Understandably, and seemingly lost in post-Hurricane Sandy discussions, is the expert work of the men and women at the National Hurricane Center, in the individual National Weather Service forecasts offices up and down the eastern seaboard and those who work in hurricane research producing the “spaghetti” forecast models.
Their work, coupled with the evolution in the science of hurricane forecasting, undoubtedly saved many lives and provided significant warning for those living in the Caribbean, Bahamas and those affected areas in the mid-Atlantic and northeast.
The NHC issued its first advisory on what would become Hurricane Sandy at 11 a.m. Monday, Oct. 22.
By 11 a.m. Thursday, Oct. 25, the five-day forecast error track cone was covering much of the northeast. At that time, the intensity forecast of Sandy was projected to be at tropical storm strength.
By 5 a.m. Friday, Oct. 26, the NHC’s skinny black line, which we’re not supposed to focus on, was projecting the center of a hurricane to come ashore just south of New Jersey. Still much of the northeast from Connecticut to North Carolina was well within the five-day cone. The NHC’s projection of a hurricane-strength cyclone coming ashore never wavered and the strong warnings were also issued about the potential for serious storm surge.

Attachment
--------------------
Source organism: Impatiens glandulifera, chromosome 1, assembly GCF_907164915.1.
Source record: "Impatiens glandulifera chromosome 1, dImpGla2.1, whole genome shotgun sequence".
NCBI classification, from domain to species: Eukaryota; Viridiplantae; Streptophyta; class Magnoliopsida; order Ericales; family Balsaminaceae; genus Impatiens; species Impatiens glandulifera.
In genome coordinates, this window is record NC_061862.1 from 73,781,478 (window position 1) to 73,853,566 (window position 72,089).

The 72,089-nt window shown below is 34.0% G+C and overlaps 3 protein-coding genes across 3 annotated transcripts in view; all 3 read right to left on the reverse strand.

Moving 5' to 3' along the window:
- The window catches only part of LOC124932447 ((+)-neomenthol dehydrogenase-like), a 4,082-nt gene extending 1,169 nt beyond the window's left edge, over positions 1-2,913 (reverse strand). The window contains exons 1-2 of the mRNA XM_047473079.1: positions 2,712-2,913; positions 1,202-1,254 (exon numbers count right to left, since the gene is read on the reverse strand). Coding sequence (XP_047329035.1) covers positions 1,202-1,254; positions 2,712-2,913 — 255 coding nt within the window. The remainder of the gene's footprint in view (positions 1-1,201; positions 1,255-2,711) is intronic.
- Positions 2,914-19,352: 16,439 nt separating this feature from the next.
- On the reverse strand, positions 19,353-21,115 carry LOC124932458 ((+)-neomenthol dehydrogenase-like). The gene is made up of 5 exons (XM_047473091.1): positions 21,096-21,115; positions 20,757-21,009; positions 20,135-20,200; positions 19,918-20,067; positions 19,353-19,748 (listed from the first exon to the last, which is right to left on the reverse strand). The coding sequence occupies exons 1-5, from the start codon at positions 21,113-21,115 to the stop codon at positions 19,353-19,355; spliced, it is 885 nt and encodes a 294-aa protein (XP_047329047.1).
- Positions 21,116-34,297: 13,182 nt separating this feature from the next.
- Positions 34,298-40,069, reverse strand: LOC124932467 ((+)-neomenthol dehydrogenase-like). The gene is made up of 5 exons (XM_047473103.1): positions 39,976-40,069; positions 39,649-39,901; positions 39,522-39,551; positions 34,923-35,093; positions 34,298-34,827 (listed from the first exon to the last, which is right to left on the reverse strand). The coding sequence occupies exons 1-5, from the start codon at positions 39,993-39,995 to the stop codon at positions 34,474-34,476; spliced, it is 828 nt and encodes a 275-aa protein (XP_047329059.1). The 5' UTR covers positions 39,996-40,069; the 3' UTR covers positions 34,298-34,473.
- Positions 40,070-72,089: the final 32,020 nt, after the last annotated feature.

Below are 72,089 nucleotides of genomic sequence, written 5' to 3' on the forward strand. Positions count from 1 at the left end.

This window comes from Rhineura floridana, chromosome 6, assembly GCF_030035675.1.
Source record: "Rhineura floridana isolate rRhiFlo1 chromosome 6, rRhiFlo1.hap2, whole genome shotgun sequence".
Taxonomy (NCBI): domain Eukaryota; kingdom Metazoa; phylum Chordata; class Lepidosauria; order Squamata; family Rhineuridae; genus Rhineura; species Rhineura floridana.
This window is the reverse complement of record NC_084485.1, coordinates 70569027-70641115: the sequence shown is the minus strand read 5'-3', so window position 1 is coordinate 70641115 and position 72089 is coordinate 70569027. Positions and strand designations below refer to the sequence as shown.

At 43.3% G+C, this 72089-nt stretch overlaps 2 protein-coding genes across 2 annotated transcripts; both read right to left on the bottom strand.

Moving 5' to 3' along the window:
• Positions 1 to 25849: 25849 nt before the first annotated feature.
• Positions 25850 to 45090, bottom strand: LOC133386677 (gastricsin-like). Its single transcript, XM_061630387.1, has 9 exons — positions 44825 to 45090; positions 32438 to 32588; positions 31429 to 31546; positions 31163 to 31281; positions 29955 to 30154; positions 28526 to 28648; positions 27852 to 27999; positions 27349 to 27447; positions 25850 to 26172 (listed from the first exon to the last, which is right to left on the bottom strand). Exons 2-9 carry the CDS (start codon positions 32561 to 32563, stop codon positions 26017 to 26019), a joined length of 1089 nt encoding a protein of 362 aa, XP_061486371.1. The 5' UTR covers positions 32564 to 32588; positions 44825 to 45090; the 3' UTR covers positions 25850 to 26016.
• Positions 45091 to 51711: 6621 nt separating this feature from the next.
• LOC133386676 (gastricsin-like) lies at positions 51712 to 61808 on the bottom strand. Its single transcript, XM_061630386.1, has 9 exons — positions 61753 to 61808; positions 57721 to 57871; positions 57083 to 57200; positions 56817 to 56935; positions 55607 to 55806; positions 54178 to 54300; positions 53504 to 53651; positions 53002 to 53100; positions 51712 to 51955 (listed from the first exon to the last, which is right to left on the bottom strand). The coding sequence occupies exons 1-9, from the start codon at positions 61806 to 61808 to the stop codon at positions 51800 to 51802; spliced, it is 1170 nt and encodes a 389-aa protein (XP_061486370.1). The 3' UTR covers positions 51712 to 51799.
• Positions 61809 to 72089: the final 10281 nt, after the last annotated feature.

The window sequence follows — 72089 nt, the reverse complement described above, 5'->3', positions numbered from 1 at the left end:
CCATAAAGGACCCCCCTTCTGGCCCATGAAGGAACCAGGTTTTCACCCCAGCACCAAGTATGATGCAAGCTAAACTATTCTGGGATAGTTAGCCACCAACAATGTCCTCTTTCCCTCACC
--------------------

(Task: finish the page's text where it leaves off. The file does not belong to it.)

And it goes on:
Sandy’s center came ashore at about 8 p.m. Monday near Atlantic City, N.J., and a mere 28 miles from where the core was projected to arrive three-and-a-half days earlier.
That is an astoundingly accurate forecast and while all storm projections will not likely be that proficient, it proves the value of the nation’s hurricane warning system and the return derived from continued hurricane research.
Andy Newman, Palmetto Bay